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Marketing Luxury Goods Online


Philipp Nikolaus Kluge

The marketing of luxury goods faces a fundamental challenge: balancing sales growth against exclusiveness. In today’s digital world, this trade-off has become even more challenging. A luxury brand’s fragile concept of exclusiveness is seemingly incompatible with the ubiquitous availability provided by the mass medium Internet. The author addresses this trade-off both conceptually and empirically. First, the author conceptually examines the specific marketing-mix for luxury goods in terms of product, price, communications, and distribution management. Second, this marketing-mix is applied to the online environment. Third, the author empirically tests the effects of the online accessibility of luxury goods on consumer perceptions of scarcity and desirability.

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2. The Concept of Luxury


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2.  The Concept of Luxury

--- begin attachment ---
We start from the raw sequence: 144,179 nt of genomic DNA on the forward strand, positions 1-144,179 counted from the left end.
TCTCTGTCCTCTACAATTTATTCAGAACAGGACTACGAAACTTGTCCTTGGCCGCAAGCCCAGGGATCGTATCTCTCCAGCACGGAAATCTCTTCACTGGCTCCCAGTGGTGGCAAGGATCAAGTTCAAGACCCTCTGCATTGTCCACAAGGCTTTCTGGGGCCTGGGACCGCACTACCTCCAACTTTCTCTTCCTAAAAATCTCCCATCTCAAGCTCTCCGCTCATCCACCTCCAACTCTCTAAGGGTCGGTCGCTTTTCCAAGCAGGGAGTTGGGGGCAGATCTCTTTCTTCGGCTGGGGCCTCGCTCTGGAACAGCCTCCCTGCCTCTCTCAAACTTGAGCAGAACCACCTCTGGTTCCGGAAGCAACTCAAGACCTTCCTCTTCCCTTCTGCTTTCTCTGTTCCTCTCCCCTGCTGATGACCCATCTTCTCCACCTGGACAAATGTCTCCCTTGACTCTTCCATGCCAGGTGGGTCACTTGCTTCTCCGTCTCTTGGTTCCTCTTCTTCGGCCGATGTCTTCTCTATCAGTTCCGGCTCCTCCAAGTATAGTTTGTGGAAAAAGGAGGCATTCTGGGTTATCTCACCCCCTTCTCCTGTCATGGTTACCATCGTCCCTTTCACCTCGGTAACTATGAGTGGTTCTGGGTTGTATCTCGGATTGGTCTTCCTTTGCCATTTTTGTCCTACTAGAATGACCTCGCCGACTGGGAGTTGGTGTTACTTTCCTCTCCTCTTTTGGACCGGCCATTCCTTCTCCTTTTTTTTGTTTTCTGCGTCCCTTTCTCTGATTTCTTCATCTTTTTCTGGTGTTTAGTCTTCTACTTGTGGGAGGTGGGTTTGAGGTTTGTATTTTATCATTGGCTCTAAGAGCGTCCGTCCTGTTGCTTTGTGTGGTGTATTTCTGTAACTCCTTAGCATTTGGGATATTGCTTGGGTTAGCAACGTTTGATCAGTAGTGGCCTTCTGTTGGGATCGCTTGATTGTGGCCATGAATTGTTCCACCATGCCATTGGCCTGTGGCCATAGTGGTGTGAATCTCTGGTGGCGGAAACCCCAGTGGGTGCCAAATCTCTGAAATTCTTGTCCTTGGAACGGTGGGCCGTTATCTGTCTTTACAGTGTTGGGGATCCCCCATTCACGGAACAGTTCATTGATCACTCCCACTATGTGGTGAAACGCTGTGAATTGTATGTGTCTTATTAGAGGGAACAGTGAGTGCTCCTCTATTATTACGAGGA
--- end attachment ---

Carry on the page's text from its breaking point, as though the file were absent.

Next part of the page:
The phenomenon of luxury is “particularly slippery to define” (Cornell, 2002, p. 47). Its individual meaning changes from one person to another. Something perceived as extraordinary by one individual might be regarded as ordinary by another (Kapferer & Bastien, 2009b, p. 314). Water, food, and shelter are necessities in developed countries, but luxuries in the wilderness. Owning a car and drinking champagne is ordinary to the high-net-worth individual (HNWI), but luxury for a student. Above all, luxury and necessity both depend on subjective judgement and context.

After numerous attempts to approach the concept of luxury within different disciplines such as history (e.g., Berry, 1994), sociology (e.g., Bourdieu, 1984; Sombart, 1913), economics (e.g., Leibenstein, 1950; Mason, 1998; Veblen, 1960[1899]), and marketing in particular (see Miller & Mills, 2012 for a review) academics have come to agree that the subjectivity and intangibility inherent to luxury defies an objective, universally valid definition of luxury (Christodoulides, Michaelidou, & Ching Hsing Li, 2009, p. 397; Heine, 2012, p. 9; Kapferer, 2014, p. 3; Miller & Mills, 2012, p. 41; Phau & Prendergast, 2000, p. 123; Valtin, 2005, p. 20).

In the absence of a commonly accepted definition, luxury goods can be defined by their constituent characteristics (e.g., Dubois et al., 2001, pp. 8–17; Kisabaka, 2001, p. 75) and the consumer motives for buying them (e.g., Berthon, Pitt, Parent, & Berthon, 2009, p. 49; Vickers & Renand, 2003, pp....

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